Josh Davidson, Nicholas Wilder, Molly Heckard, Claire Bromwell, Jon Mendte, Pat Joyce, Jen Kurtz, Amy Shea
WRITTEN AND DIRECTED BY
Shot on a budget of $17,000, writer/director Mike Crawford's The Despair
is best described as a psychological horror film that delves deep inside the inner turmoil and tribulations plaguing a small group of drug addicts who decide to leave a rehab facility and spend a weekend at a New Jersey cabin.
The story kicks off inside the rehab facility with Sean (Nicholas Wilder) and Cliff (Josh Davidson), two of the facility's more hardcore addicts who put on a tremendous show of boisterous bravado that for Cliff is quite genuine yet for Sean is much more a mask for his genuine desire to live a cleaner life. Cliff persuades Sean and a small group of others to leave the facility with Sean's girlfriend Vicky (Molly Heckard) joining them for what starts out as a seemingly innocent escape. Then, Christine (Jen Kurtz) shows up with some crystal meth and everything begins to spiral out of control. The group decides to go for a walk in the woods, discovers an abandoned factory and, not surprisingly, what was already spiraling out of control becomes completely chaotic when Christine ends up missing and one-by-one the members of our group are faced with choosing sobriety and survival or addiction and potential elimination.
The weaving together of the horrifying world of addiction into a horrifying story is an intriguing choice that works well for Mike Crawford, who has taken a challenging topic and created compelling, if occasionally stereotypical, characters whose entire beings seem swallowed up by their addictions.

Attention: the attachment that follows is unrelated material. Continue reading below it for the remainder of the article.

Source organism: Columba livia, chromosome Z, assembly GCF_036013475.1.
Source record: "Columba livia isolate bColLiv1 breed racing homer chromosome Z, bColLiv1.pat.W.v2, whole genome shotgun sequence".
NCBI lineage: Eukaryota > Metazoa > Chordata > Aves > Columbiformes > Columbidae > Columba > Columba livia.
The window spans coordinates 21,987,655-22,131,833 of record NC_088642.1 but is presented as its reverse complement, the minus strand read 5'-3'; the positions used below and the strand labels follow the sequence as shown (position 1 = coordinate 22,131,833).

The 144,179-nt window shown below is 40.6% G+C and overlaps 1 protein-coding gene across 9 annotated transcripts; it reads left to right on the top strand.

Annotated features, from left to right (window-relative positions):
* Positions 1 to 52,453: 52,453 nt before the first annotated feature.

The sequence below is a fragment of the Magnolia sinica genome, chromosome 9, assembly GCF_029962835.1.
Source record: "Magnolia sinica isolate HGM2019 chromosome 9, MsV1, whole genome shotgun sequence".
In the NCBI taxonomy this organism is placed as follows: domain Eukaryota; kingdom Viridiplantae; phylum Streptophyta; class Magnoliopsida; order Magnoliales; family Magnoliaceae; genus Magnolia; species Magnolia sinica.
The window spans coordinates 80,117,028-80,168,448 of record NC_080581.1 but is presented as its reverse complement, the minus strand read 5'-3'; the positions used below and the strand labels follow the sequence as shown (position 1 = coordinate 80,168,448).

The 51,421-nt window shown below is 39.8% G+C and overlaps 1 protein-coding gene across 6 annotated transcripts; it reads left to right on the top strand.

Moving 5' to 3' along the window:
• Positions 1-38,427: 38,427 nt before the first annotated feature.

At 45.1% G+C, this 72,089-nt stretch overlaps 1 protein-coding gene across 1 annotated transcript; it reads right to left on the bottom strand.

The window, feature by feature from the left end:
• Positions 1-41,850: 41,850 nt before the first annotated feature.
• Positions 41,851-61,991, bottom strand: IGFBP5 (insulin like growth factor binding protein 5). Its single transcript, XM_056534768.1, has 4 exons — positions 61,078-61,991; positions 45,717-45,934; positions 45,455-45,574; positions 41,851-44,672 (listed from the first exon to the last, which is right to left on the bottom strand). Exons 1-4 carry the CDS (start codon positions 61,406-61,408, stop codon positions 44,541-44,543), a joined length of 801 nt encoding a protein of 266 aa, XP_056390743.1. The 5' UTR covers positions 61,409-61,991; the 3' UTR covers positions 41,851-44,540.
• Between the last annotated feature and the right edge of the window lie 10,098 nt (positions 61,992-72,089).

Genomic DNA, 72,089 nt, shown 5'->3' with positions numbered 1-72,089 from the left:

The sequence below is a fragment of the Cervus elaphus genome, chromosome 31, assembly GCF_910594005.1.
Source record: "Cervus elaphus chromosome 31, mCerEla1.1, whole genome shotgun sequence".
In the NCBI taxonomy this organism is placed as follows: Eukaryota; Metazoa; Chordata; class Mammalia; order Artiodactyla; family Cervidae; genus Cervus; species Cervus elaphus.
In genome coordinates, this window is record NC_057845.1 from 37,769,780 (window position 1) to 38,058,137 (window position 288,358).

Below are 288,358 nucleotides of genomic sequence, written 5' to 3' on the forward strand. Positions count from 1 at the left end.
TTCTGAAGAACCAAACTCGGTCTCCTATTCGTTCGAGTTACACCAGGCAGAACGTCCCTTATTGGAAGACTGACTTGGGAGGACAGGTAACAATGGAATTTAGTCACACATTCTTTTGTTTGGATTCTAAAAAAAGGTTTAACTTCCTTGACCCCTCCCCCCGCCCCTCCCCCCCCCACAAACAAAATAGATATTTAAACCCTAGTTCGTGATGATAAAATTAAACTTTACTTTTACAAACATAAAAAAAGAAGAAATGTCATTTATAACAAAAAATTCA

As evidenced by its win of the Viewer's Choice Award at the Sharp Mountain Film Festival, The Despair
will likely be popular with those who can appreciate hard-hitting dramas bathed in reality-based horror. While the film is definitely hindered by its low budget, Crawford wisely emphasizes his story here and the approach works wonders. Crawford also rather brilliantly tosses in some unexpected delights, ranging from Tuvan singing that creates a rather striking atmosphere to some rather striking camera work courtesy of Crawford and Joseph Nasto along with Ben Chandler's mood-altering original music.
It's doubtful that The Despair
would work for all audiences, both because of its intense subject matter and because the film's occasional technical and acting challenges may prove to be a tad challenging for more mainstream audiences. Editing on a low budget is always a challenge, but there are a few scenes contained within The Despair
that really needed a smoother transition for maximum emotional resonance. Likewise, in lower budgeted films the acting is typically a bit more hit-and-miss because filmmakers don't have the luxury of non-stop reshoots until everything is perfect. That said, the film's ensemble cast clearly understands the dramatic foundation underneath Crawford's script and for the most part they carry it off quite nicely.
had a 2-week run at Lansdowne, PA's 16.9 Cinema, and is a surefire indicator of Crawford's eye for the appropriate staging of highly dramatic cinema. Crawford and the team at Neptune Media are hoping that the film can be marketed to addicts and those in recovery, perhaps as an accompaniment to the rehab journey as an honest and authentic illustration of the downward spiral of addiction.
© Written by Richard Propes
The Independent Critic